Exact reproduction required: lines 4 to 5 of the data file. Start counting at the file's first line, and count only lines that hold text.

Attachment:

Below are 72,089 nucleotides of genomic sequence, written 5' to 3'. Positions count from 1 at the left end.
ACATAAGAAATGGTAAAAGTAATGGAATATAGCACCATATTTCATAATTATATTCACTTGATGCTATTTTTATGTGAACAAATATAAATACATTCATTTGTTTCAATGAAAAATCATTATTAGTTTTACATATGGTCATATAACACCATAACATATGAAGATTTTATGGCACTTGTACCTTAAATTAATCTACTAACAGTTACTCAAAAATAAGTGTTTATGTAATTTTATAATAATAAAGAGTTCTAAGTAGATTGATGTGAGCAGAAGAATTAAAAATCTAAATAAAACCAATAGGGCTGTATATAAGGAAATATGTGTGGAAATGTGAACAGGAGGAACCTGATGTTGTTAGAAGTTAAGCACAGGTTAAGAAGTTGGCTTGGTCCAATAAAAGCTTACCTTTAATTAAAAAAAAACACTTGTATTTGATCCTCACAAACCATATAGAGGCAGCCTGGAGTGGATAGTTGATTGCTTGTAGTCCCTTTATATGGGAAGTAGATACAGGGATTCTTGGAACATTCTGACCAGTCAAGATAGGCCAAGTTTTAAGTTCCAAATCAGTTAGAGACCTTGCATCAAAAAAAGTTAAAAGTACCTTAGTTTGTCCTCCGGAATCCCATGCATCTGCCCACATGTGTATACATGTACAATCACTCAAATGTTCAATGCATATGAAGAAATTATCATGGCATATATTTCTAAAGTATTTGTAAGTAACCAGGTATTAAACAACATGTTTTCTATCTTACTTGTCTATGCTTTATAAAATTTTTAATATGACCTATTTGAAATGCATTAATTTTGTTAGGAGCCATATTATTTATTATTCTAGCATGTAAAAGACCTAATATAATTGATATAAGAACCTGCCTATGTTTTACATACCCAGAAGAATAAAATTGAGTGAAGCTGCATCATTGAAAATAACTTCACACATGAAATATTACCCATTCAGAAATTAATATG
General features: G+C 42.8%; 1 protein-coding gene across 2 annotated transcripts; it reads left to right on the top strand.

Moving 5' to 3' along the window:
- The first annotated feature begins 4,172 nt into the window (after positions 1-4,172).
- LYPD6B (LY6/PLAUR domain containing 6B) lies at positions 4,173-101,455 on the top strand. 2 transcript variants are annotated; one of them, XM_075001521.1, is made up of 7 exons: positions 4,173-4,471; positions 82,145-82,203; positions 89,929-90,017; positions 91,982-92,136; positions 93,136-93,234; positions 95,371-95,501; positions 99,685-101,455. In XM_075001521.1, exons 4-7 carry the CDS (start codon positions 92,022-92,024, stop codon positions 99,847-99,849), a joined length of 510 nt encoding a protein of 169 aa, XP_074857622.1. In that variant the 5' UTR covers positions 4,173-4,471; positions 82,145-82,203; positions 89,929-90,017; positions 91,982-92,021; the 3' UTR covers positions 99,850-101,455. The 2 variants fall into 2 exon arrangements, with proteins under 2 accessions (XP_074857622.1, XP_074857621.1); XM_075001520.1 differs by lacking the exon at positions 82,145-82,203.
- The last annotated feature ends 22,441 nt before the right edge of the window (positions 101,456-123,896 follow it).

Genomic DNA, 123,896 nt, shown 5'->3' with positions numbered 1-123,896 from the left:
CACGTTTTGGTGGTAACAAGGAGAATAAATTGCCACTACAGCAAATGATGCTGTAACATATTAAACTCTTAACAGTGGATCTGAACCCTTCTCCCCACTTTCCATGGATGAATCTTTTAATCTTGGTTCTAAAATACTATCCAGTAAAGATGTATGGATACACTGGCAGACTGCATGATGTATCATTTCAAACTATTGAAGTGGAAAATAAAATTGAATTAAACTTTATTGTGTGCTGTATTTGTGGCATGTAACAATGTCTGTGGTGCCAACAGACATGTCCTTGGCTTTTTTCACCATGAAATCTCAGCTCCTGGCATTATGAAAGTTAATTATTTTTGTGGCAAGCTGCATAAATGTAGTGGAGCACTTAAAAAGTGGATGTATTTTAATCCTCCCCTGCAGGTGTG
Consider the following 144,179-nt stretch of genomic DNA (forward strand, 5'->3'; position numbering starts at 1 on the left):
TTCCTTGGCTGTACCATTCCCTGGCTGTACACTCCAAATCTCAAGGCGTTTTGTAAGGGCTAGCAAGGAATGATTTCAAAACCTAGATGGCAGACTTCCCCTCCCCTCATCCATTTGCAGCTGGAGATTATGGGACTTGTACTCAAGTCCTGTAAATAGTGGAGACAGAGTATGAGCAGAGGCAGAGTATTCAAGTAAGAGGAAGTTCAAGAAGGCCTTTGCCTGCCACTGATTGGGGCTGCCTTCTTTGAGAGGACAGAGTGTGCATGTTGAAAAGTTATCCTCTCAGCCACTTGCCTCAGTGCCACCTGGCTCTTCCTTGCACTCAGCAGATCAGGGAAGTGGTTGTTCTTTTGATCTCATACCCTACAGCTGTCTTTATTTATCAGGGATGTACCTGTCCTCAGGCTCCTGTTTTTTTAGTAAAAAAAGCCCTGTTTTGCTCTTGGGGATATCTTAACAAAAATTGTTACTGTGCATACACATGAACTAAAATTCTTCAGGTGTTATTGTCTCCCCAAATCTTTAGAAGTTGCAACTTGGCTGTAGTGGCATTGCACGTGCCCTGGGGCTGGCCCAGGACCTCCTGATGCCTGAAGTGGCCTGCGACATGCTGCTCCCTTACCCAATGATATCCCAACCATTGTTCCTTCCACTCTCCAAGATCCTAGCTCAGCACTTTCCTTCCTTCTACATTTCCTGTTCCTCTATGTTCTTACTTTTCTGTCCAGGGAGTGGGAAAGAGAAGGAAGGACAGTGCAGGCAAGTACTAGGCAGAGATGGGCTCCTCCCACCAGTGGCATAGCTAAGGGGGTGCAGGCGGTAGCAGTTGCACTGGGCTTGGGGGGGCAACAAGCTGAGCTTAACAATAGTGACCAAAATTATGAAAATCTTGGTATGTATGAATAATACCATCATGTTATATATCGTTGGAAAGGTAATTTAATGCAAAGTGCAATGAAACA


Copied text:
Moving 5' to 3' along the window:
- The first annotated feature begins 4,172 nt into the window (after positions 1-4,172).